Patrick William Henning (photo: Employment Development Department)
Governor Jerry Brown has turned to a member of his inner circle, labor specialist Patrick W. Henning, to take over the floundering Employment Development Department (EDD).
Henning, who has been Brown's chief deputy appointments secretary since 2011, comes from a family with a deep history of involvement in government and labor. Henning's father, Patrick Sr., ran EDD for Governor Arnold Schwarzenegger from 2004-2009 and was appointed to the California High-Speed Rail Authority Board of Directors in June 2013. Henning's grandfather, Jack, who died in 2009, was a legendary labor leader and close ally of Cesar Chavez. He led the state labor federation for 26 years, was ambassador to New Zealand and served as U.S. undersecretary of labor in the Kennedy and Johnson administrations.
The new EDD director graduated from suburban Sacramento's Jesuit High School in 1990 and received a Bachelor of Arts degree in Government-Journalism from California State University, Sacramento.
His first job in government (1994) was as a legislative intern to then-state Assemblywoman Hilda Solis, who later served as President Barack Obama's secretary of labor from 2009-2013. He stayed for one year, assisting in the organization of a domestic violence conference and conducting legislative research for the staff part-time while attending college.
Henning was hired as a legislative assistant by Congressman Vic Fazio (D-California) in 1996. He worked on Appropriations Committee issues for the chairman of the Democratic caucus and monitored legislative activity on labor, housing, banking, tax policy, telecommunications, campaign finance reform and economic development.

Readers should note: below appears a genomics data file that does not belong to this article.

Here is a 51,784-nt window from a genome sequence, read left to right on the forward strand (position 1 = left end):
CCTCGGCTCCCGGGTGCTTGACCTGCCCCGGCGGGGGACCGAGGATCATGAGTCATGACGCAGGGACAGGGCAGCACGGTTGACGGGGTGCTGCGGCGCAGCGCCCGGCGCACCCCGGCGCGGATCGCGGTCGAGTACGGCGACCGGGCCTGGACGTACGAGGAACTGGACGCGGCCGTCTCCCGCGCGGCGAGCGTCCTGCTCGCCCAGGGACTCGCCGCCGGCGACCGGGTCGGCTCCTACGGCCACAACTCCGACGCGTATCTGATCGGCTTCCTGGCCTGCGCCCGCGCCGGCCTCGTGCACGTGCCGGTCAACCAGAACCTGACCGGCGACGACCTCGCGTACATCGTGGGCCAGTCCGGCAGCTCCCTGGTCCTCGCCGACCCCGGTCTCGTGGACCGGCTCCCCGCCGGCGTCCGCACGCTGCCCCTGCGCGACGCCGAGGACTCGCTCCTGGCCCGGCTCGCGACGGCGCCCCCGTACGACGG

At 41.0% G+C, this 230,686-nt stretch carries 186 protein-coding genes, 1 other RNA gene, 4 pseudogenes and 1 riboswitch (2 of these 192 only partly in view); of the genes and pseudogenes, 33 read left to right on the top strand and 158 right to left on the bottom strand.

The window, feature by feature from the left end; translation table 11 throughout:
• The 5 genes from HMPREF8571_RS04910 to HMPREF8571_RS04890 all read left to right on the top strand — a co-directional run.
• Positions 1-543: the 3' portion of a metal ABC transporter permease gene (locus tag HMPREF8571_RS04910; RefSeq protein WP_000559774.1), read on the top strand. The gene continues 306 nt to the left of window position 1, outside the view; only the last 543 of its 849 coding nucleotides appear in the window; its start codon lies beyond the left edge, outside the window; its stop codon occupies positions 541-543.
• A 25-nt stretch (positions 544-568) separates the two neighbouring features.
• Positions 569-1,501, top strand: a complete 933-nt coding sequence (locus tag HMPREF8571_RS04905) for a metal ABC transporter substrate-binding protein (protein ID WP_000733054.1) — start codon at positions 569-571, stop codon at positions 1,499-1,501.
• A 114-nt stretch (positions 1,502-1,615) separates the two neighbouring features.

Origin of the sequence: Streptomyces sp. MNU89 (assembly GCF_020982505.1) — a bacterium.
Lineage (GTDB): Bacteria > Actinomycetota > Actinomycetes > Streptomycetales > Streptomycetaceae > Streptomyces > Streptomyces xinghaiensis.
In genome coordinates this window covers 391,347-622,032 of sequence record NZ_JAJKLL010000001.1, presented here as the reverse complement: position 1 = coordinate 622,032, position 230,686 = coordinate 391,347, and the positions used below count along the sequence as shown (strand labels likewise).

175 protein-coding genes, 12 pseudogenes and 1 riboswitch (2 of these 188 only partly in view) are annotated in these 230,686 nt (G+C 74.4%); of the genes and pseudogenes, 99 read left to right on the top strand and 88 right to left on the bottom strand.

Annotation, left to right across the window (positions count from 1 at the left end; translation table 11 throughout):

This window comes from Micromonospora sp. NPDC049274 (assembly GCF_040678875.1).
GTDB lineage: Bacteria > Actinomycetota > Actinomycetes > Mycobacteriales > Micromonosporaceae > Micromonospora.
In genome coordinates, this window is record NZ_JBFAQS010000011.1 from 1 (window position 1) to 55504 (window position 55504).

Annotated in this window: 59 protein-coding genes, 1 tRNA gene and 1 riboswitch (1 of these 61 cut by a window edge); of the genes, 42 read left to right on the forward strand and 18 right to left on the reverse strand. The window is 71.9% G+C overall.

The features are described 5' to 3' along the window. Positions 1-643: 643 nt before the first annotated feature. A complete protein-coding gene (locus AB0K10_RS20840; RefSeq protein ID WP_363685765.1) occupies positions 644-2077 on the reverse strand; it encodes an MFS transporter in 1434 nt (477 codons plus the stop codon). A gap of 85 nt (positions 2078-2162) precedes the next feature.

After three years, Henning moved to President Bill Clinton's White House, where he spent a year as a congressional liaison and special adviser to the president on appointee confirmation issues.
Henning returned to California in 2000, accepting appointment as deputy director for legislation in the Department of Industrial Relations. While there, he oversaw creation of California's Labor and Workforce Development Agency (LWDA) and more than 585 statutory changes to California’s Labor and Government Code. He also advised the governor and his office on legislation affecting labor.
Henning moved to the labor agency he helped create in 2003 as assistant secretary for legislation and intergovernmental affairs. He stayed for a year before leaving government service to become a lobbyist for the nonprofit California State Council of Laborers.
Henning returned to government service in 2011 when Governor Brown picked him to be his chief deputy appointments secretary. That was his job when tapped by Brown to take over EDD, where he will receive a salary of $150,112.
Henning, a Democrat, replaces Sharon Hilliard, who has served the past 14 months as acting director. EDD has been in the eye of the storm since the start of the Great Recession, although its reputation as a troubled agency preceded it. EDD administers unemployment and disability insurance along with family leave programs, collects various taxes, and provides training and employment programs.
The department does all of that with computers that are, in many instances, three decades old and the source of repeated problems. It has been hit with budget cuts even as it copes with far more unemployed people. EDD's bad customer service is the stuff of legends, although Covered California has been giving it competition for worst state government phone service.